Laser – Is It Damaging to Your Eyes?


Will a <5mW laser Class IIIa become less dangerous to the eye if I supply it with less current/voltage? Or is there something about the laser itself that makes it dangerous?

Best Answer

In general, the laser hazard depends on the laser power, the output beam diameter, and the laser wavelength. For a class IIIa or 3R laser (the "IIIa" designation is basically obsolete, although it remains in use for products certified before the new classes were defined), you're at low risk if you don't force yourself to stare into the beam. If the beam just happens to stray into your eye, you'll generally have a reflex response to look away from the painfully bright light. (Don't fight this reflex -- keep yourself safe). Note that the high end of the class 3R power limits is defined by the power where 50% of people will have an "aversion response" sufficient to avoid injury --- and the other 50% won't.

Reducing the current to a diode laser will reduce the output power, and thus make the output safer. However, most laser accidents don't happen when the laser is operated as intended or as planned. You also need to consider all the possible "fault conditions" or ways that things can go wrong.

Say you design a control circuit that regulates the laser output to always be less than 1 mW (in most cases, a "safe" level) using a feedback photodiode. For real safety, you should also consider things like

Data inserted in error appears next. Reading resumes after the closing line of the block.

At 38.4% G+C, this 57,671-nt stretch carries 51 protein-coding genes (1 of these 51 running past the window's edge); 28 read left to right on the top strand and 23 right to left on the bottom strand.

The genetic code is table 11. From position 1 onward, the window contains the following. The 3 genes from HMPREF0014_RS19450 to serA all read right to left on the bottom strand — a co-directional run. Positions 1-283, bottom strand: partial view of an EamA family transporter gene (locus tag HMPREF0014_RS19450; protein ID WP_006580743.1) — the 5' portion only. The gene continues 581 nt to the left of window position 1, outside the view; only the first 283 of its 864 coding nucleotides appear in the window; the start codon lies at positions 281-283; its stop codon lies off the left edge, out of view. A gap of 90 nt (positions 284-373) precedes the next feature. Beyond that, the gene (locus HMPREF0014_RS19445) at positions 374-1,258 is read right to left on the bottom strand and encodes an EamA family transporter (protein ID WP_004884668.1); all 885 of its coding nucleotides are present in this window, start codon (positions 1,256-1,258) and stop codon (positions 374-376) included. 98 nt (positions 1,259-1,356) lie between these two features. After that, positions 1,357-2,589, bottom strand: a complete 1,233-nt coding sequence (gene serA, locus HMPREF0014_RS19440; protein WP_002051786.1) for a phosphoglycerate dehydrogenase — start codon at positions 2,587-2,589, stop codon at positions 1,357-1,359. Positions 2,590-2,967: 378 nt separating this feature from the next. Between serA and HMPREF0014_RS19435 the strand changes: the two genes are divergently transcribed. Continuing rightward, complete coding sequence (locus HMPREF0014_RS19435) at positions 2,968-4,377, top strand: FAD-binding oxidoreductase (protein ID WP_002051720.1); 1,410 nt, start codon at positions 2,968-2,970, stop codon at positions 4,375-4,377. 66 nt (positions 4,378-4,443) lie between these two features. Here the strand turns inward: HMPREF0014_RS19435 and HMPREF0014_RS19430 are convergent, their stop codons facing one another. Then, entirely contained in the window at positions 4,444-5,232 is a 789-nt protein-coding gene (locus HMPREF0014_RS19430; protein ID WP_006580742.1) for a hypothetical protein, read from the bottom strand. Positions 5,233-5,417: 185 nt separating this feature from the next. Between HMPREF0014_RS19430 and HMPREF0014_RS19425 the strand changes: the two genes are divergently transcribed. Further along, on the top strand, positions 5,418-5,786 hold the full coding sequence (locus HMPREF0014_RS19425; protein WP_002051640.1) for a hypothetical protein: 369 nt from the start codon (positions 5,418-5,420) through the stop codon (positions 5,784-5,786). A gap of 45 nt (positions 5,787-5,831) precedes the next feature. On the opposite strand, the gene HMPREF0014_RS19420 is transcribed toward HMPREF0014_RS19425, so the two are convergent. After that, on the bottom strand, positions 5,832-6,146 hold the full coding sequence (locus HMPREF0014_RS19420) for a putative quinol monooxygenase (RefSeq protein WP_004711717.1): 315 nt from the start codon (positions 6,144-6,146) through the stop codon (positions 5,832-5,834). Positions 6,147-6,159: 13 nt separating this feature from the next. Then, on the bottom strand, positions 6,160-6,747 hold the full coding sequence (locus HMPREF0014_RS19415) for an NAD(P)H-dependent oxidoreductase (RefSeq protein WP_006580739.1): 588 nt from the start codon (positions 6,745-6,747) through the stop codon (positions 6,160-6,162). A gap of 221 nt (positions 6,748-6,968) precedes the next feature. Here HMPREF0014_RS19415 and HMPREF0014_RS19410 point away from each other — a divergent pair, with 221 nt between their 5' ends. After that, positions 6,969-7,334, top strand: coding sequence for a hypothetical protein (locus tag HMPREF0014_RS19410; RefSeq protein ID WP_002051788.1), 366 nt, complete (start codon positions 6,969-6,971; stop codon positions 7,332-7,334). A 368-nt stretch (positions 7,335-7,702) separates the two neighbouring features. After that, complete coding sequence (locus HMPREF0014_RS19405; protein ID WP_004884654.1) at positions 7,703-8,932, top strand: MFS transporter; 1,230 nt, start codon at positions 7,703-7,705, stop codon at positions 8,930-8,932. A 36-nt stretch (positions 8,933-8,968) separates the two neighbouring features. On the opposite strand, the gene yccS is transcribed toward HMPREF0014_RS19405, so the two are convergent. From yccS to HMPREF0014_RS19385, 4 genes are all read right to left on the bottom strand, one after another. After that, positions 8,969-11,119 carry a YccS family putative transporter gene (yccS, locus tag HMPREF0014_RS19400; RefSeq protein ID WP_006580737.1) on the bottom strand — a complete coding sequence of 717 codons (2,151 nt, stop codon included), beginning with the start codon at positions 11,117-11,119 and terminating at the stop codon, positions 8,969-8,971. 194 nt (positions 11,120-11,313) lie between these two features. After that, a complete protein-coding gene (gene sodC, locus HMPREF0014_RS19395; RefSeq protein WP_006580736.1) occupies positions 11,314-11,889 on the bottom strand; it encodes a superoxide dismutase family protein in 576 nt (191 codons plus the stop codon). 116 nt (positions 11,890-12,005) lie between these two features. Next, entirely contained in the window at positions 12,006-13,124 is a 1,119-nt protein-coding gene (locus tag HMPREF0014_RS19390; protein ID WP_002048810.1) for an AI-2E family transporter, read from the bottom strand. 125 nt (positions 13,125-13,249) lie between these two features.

• What if the optical feedback path to the photodiode is blocked (by dirt getting in your box)?
  • What if the electrical path from the feedback diode to its amplifier is broken?
  • What if there is a spike or drift in the power supply to the laser or laser drive circuit?
  • What if some bit of metal junk gets in your box and short-circuits the laser to the power supply, bypassing the power controller?
  • How are you calibrating the limit value for the photodiode current? If you're setting it with a pot, could the pot drift or be mis-adjusted after calibration? If you're using a digital circuit, could the EEPROM with the cal data be erased or damaged?
  • etc.

These are the kind of conditions that marketable laser products need to consider before they can pass regulatory requirements. Before you risk your eyesight with your laser system, you should at least consider doing this kind of analysis for yourself.

If you used a laser with less power capability, you would know that before any of these kind of hazards could lead to the laser producing a dangerous beam, the laser itself would burn itself up. If you use a laser capable of producing 5 mW before burning out, you'd be wise to treat it with a proportional level of respect.